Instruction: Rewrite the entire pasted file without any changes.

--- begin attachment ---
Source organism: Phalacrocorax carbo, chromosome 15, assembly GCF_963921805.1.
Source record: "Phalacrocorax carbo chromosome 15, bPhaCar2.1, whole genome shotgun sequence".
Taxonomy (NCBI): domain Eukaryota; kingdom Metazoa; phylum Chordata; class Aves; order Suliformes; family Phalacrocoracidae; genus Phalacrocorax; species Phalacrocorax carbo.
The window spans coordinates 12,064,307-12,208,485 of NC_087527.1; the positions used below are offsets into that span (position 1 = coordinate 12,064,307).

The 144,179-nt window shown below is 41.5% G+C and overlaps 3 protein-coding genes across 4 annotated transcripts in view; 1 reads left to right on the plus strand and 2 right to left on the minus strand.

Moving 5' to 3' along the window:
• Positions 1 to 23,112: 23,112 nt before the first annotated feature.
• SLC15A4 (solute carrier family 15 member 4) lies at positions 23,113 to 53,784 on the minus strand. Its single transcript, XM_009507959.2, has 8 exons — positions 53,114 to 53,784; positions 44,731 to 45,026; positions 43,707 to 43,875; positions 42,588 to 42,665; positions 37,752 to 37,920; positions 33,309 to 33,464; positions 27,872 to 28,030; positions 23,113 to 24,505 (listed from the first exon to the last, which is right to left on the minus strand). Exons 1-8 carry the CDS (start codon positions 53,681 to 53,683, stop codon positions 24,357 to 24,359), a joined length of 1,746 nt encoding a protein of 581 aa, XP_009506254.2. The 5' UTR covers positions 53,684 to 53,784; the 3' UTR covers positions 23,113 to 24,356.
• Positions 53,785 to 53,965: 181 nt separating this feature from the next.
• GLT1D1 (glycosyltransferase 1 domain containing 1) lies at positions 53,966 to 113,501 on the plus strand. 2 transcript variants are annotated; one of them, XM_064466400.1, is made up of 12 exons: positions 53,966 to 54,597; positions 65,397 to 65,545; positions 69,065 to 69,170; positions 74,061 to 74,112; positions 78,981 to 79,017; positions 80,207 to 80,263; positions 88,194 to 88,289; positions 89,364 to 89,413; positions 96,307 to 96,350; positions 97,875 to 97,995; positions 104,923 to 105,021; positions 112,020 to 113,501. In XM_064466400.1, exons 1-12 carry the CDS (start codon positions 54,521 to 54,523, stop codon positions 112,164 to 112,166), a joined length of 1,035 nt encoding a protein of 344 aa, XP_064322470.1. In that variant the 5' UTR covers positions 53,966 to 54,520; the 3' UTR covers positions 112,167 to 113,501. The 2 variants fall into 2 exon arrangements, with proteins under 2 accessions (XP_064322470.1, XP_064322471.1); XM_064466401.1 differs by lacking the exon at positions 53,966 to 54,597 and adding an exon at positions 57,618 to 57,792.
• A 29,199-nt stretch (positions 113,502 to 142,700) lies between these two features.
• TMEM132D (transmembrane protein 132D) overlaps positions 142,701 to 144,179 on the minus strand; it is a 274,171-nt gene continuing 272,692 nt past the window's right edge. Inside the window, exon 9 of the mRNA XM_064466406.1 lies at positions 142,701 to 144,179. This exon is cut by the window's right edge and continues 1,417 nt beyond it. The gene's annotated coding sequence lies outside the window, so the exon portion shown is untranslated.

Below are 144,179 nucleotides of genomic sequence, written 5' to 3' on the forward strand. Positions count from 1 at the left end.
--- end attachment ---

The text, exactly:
Source organism: Phalacrocorax carbo, chromosome 15, assembly GCF_963921805.1.
Source record: "Phalacrocorax carbo chromosome 15, bPhaCar2.1, whole genome shotgun sequence".
Taxonomy (NCBI): domain Eukaryota; kingdom Metazoa; phylum Chordata; class Aves; order Suliformes; family Phalacrocoracidae; genus Phalacrocorax; species Phalacrocorax carbo.
The window spans coordinates 12,064,307-12,208,485 of NC_087527.1; the positions used below are offsets into that span (position 1 = coordinate 12,064,307).

The 144,179-nt window shown below is 41.5% G+C and overlaps 3 protein-coding genes across 4 annotated transcripts in view; 1 reads left to right on the plus strand and 2 right to left on the minus strand.

Moving 5' to 3' along the window:
• Positions 1 to 23,112: 23,112 nt before the first annotated feature.
• SLC15A4 (solute carrier family 15 member 4) lies at positions 23,113 to 53,784 on the minus strand. Its single transcript, XM_009507959.2, has 8 exons — positions 53,114 to 53,784; positions 44,731 to 45,026; positions 43,707 to 43,875; positions 42,588 to 42,665; positions 37,752 to 37,920; positions 33,309 to 33,464; positions 27,872 to 28,030; positions 23,113 to 24,505 (listed from the first exon to the last, which is right to left on the minus strand). Exons 1-8 carry the CDS (start codon positions 53,681 to 53,683, stop codon positions 24,357 to 24,359), a joined length of 1,746 nt encoding a protein of 581 aa, XP_009506254.2. The 5' UTR covers positions 53,684 to 53,784; the 3' UTR covers positions 23,113 to 24,356.
• Positions 53,785 to 53,965: 181 nt separating this feature from the next.
• GLT1D1 (glycosyltransferase 1 domain containing 1) lies at positions 53,966 to 113,501 on the plus strand. 2 transcript variants are annotated; one of them, XM_064466400.1, is made up of 12 exons: positions 53,966 to 54,597; positions 65,397 to 65,545; positions 69,065 to 69,170; positions 74,061 to 74,112; positions 78,981 to 79,017; positions 80,207 to 80,263; positions 88,194 to 88,289; positions 89,364 to 89,413; positions 96,307 to 96,350; positions 97,875 to 97,995; positions 104,923 to 105,021; positions 112,020 to 113,501. In XM_064466400.1, exons 1-12 carry the CDS (start codon positions 54,521 to 54,523, stop codon positions 112,164 to 112,166), a joined length of 1,035 nt encoding a protein of 344 aa, XP_064322470.1. In that variant the 5' UTR covers positions 53,966 to 54,520; the 3' UTR covers positions 112,167 to 113,501. The 2 variants fall into 2 exon arrangements, with proteins under 2 accessions (XP_064322470.1, XP_064322471.1); XM_064466401.1 differs by lacking the exon at positions 53,966 to 54,597 and adding an exon at positions 57,618 to 57,792.
• A 29,199-nt stretch (positions 113,502 to 142,700) lies between these two features.
• TMEM132D (transmembrane protein 132D) overlaps positions 142,701 to 144,179 on the minus strand; it is a 274,171-nt gene continuing 272,692 nt past the window's right edge. Inside the window, exon 9 of the mRNA XM_064466406.1 lies at positions 142,701 to 144,179. This exon is cut by the window's right edge and continues 1,417 nt beyond it. The gene's annotated coding sequence lies outside the window, so the exon portion shown is untranslated.

Below are 144,179 nucleotides of genomic sequence, written 5' to 3' on the forward strand. Positions count from 1 at the left end.